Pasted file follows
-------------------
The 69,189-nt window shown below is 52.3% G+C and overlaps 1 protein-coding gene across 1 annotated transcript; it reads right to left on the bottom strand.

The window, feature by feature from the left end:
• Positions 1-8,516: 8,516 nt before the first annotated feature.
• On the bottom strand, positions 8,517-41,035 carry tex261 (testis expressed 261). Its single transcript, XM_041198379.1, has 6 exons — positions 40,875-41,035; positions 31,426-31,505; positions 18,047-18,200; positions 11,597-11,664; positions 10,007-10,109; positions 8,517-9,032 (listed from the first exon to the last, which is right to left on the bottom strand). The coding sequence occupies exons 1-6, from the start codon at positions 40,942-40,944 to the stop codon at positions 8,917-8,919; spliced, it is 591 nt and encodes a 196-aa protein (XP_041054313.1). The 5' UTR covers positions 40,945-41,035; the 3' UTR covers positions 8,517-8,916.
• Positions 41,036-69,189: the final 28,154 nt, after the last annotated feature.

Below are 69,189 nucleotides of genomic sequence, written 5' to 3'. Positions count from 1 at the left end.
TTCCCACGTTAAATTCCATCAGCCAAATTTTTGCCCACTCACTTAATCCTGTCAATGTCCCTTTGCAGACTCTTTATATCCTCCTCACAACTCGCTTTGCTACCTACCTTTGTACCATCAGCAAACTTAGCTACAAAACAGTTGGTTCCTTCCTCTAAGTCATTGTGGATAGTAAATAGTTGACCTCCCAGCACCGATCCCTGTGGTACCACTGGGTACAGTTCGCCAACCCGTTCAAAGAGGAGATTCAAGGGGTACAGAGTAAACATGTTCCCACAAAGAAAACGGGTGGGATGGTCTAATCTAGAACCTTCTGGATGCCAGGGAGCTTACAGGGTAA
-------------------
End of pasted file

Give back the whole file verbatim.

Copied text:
The 69,189-nt window shown below is 52.3% G+C and overlaps 1 protein-coding gene across 1 annotated transcript; it reads right to left on the bottom strand.

The window, feature by feature from the left end:
• Positions 1-8,516: 8,516 nt before the first annotated feature.
• On the bottom strand, positions 8,517-41,035 carry tex261 (testis expressed 261). Its single transcript, XM_041198379.1, has 6 exons — positions 40,875-41,035; positions 31,426-31,505; positions 18,047-18,200; positions 11,597-11,664; positions 10,007-10,109; positions 8,517-9,032 (listed from the first exon to the last, which is right to left on the bottom strand). The coding sequence occupies exons 1-6, from the start codon at positions 40,942-40,944 to the stop codon at positions 8,917-8,919; spliced, it is 591 nt and encodes a 196-aa protein (XP_041054313.1). The 5' UTR covers positions 40,945-41,035; the 3' UTR covers positions 8,517-8,916.
• Positions 41,036-69,189: the final 28,154 nt, after the last annotated feature.

Below are 69,189 nucleotides of genomic sequence, written 5' to 3'. Positions count from 1 at the left end.
TTCCCACGTTAAATTCCATCAGCCAAATTTTTGCCCACTCACTTAATCCTGTCAATGTCCCTTTGCAGACTCTTTATATCCTCCTCACAACTCGCTTTGCTACCTACCTTTGTACCATCAGCAAACTTAGCTACAAAACAGTTGGTTCCTTCCTCTAAGTCATTGTGGATAGTAAATAGTTGACCTCCCAGCACCGATCCCTGTGGTACCACTGGGTACAGTTCGCCAACCCGTTCAAAGAGGAGATTCAAGGGGTACAGAGTAAACATGTTCCCACAAAGAAAACGGGTGGGATGGTCTAATCTAGAACCTTCTGGATGCCAGGGAGCTTACAGGGTAA